“For the new smaller tangerine varieties, we’re going to use interesting packaging that retailers love and consumers like. It’s a five-pound carton, a cardboard crate that has a unique look.”

Roe positions itself as a ‘green’ company. That doesn’t mean it’s an organic grower, but an environmentally responsible one.

“We were the first to use a biodegradable eco-friendly bottle made from plants, and we make them here, as well,” April says.The bottle won the Produce Marketing Association’s Impact Award for Excellence in Packaging in 2008.

“It’s been neat to see the bigger companies in the business get onto it after we did, because consumers were requesting it,” she says. “Green is something consumers recognize and is a great play for us.”

While the bigger competitors seem engrossed in selling ever-more-exotic blends, Roe will continue to hang its hat on pure juice.

“That fits well into what we as a company do,” April says. “We’ll rely on the branded pure juice product. It’s high quality, something we can be proud of, the same brand marketed over four generations from this family.”

Even with that background, though, the Roes remain innovative. When blueberries began to look profitable in central Florida, they began packing them as well. 

“Blueberries have been great,” she says. “For the last 15 or 20 years, they have been a quickly expanding segment of Florida agriculture. We jumped on that seven or eight years ago. To date, 100 percent of the blueberries we sell have gone to the fresh market. At this time, we don’t have anything on the table for blueberry juices. Blueberries work well with our core business.”

Ever curious and entrepreneurial, the Roes partnered in an experimental ethanol plant adjoining their packinghouse. If successful, it will turn peels into biofuel.

“We already recycle our packaging waste,” April says. “We use the peel all the way through, as much as possible, but would like to use more of it. The ethanol plant is a neat experiment — it’s kind of a pet project, and it’s fun to be part of something different.

Looking for home run

“We haven’t been able to justify an investment in tried-and-true peel uses, so this is an experiment with what we can do in an ecologically friendly way. It’s one of those things we can try. Maybe it works, maybe it doesn’t — but it’s still fun. Eventually, we’ll hit a home run with something.”

Great-grandfather William G. Roe started in business as a teenager, chopping ice in the Hudson River in upstate New York, and selling it in New York City. After nearly drowning when he fell through a hole in the ice, he decided to make a change and stay off the frozen river.

Those relationships made by selling ice to produce markets gave him a start in the fruit business, and he began marketing nectarines, peaches and plums grown in New York state. Before long, he wanted something to sell during winter months and settled on Florida citrus. By 1920, he had moved operations to Winter Haven.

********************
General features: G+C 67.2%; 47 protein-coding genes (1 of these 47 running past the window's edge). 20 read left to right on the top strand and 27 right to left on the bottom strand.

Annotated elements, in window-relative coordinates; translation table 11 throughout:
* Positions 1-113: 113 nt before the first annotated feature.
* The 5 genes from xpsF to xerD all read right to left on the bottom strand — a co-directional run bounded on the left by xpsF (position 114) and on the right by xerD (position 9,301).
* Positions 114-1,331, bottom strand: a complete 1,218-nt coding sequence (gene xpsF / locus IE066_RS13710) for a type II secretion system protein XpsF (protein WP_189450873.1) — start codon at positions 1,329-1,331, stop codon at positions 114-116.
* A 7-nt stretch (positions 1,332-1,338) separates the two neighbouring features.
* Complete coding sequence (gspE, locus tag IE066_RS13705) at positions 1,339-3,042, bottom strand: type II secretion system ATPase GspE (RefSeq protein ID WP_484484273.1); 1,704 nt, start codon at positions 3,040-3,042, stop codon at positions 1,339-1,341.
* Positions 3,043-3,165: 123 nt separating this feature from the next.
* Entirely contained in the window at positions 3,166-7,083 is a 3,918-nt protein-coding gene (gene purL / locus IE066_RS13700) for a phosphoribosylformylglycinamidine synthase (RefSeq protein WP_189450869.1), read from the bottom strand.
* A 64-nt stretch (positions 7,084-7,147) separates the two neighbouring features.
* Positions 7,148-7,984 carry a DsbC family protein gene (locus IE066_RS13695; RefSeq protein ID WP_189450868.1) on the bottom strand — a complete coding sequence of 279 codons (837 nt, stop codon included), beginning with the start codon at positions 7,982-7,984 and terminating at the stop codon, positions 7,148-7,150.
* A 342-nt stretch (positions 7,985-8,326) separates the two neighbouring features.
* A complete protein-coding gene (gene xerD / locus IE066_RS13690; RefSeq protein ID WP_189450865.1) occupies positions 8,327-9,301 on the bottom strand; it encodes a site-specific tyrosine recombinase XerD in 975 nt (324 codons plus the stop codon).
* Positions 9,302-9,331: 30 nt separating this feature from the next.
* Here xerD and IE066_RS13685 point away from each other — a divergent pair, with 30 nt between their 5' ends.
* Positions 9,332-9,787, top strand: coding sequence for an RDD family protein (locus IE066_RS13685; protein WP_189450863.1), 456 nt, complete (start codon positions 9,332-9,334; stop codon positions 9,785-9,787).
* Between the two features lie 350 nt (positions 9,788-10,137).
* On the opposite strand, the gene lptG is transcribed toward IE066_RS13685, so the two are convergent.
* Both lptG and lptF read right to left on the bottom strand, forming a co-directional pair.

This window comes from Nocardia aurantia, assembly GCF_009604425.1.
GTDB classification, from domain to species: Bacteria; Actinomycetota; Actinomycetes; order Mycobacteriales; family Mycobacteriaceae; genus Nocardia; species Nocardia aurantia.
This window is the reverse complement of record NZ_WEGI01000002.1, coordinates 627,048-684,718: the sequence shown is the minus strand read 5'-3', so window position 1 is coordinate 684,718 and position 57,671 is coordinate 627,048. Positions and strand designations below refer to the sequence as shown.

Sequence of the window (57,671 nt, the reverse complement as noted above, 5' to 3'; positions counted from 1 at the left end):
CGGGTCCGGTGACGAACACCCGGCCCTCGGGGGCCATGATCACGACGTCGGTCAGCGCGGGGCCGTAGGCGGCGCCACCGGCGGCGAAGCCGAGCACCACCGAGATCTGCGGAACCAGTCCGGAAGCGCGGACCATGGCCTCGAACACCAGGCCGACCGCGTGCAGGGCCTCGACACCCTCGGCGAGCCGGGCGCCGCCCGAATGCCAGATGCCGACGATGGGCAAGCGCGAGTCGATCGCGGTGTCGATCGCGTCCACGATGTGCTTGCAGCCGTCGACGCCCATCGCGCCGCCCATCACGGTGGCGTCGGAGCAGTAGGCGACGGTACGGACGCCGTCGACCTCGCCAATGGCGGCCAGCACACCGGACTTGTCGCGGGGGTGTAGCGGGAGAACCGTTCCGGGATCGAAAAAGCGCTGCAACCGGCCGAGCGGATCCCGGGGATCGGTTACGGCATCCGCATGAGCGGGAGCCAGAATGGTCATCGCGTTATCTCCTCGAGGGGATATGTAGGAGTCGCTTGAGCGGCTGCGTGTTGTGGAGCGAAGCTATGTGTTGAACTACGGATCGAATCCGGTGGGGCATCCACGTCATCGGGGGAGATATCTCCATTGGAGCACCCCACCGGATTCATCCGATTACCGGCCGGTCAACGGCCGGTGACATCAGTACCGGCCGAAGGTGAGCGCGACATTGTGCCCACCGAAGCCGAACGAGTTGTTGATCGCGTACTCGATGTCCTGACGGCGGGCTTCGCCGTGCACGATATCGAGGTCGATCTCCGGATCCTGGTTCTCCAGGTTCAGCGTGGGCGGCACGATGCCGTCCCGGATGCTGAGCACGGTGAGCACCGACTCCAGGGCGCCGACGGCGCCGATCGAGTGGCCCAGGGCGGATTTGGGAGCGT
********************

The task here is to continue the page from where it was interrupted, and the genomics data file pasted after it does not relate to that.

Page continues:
“He was a master of marketing,”April says. “He developed all these different labels from the 1920’s into the 1950’s so he could sell multiple products in the same marketplace, all up and down the Eastern Seaboard.  The Noble label we still use is one he designed. Blue Lake, still being used, is another one of his.

“He understood marketing and became totally focused on Florida citrus. He figured out that he could price products differently under different labels, for different buyers. He built this packinghouse in 1924 alongside the railroad, and it’s still basically the same packinghouse that he built. It’s a little slice of history close to our hearts.”

William G. Roe died in 1953 and, in 1963, was inducted into the Florida Citrus Hall of Fame. His sons, Willard and Fred, took over the business, splitting responsibilities. Fred eventually left the company and died in 1988. Willard continued and died in 2006. He was inducted into the Florida Citrus Hall of Fame in 1992.

Willard’s sons, Bill, as chief operations officer, and Quentin, the chief executive officer, head the company’s efforts. Their brother, Morgan, returned to the company about a year ago, heading the juice division, after devoting several years to missionary work. Their sister, Ellen, plays a key role in managing the office.

April and Gee and a younger brother, Geoff, who now works in grove operations, are Bill’s children. Their cousins Eric and Adam, Quentin’s children, also work with the company. Their mother, Carol, and Bill’s wife, Lori, co-own Noble Food Service and market juice and some fresh products to food service companies and distributors.

“Mom and Lori also rally the troops,” April says, though rallying must not be too hard, with gung-ho troops like these.

“This business is our passion,” April says. “We have a romantic attachment to Florida citrus, and it’s a privilege to be part of it. We do think we’re on the cusp of a revolution, if what we think is going to happen with tangerines really does occur. It’s exciting — we come to work every day happy to be right here.”